Mentoring New Leaders from Immigrant Communities

mentoring immigrant leadership

Five initiatives to create an environment where leadership will flourish among of Latino immigrants 

 

Congratulations on owning your own business. It’s quite a feat to have the drive, resolve, talent and energy to start and sustain.

It can also provide a measure of stability in your life. Now is the time to consider how you can help cultivate leadership among newer waves of Latino immigrants and make it part of your business plan.

Five ways in which to cultivate leadersship:

Open doors.

Think back to your start in the business world. Most of us had mentors, teachers, someone to help us learn. Can you be that person for a newly emerging leader? Someone who may not have a strong network in the community yet?

Expand your circle.

Our centers utilize hundreds of volunteers at Neighbors Link, not only because they bring valuable skills and expertise, but also because it is our mission to integrate the community. Bringing our volunteers and clients together is a step toward integration.  About half our volunteers are youth in the community.  Our volunteers come from all walks of life.

Through their work with us they learn about immigration, why immigrants come to this country, and the immense contributions immigrants make to our culture and our economy

When our volunteers go into the workforce, they have a clear understanding of the importance of integration. Helping develop younger or new employees as they step up in the world expands your network and improves your reputation.  

Create a new talent/customer pipeline.

Use your own immigrant experience (whether personal or from your extended family) to help expand the workforce for new immigrants in our community.

Consider offering an internship or summer job to a young student who may be the first in her family to attend college. These young people are the leadership of tomorrow. You’ll benefit from a pipeline of new talent and larger client base while they benefit from your story and experiences.

Bilingual/bicultural benefits everyone. 

Encourage new immigrants you mentor to hold on to their own culture as they integrate into the U.S. Encourage them to be understanding of those that come this country with less preparation or skills.  Y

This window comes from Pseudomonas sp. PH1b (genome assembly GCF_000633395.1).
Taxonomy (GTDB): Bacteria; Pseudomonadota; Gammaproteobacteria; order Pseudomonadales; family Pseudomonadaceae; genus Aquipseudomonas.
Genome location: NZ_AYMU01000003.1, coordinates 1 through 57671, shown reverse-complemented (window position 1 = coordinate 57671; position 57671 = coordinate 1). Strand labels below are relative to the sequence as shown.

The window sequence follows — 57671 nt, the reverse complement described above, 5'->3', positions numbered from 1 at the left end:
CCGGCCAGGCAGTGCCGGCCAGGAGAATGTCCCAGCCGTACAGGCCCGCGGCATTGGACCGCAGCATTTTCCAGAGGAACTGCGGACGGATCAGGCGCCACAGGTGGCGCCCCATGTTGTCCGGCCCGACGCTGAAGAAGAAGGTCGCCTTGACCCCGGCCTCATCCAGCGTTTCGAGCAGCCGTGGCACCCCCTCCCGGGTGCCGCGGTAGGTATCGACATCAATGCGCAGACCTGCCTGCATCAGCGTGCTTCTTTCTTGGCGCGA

our own experiences can help guide but, ultimately, they will create their own paths.

Thrive on the differences.

Bringing new immigrants from different cultures into your business helps your current employees (and you!) understand how destructive stereotypes can be and how much diversity of backgrounds and ideas can bring creativity and new ideas to your business. 

These five initiatives will create an environment where leadership will flourish.

Related articles:

Does Immigration Benefit Business?

The Latino Immigrant Advantage

The Immigrant Investor Meets Realities, Part I

About the author

Carola Bracco

Carola Otero Bracco is the Executive Director of Neighbors Link Northern Westchester and CEO of Neighbors Link Network.  A first generation American born of immigrant parents from Bolivia, Carola earned a Masters in Business Administration from Duke University.  Before assuming her post with Neighbors Link in April of 2004, she had 12 years experience in financial management with General Electric Corporation, Ford Motor Company and Time Warner, Inc.  Carola has a passion for motivating constituent families and advocating for personal growth through education and economic development.

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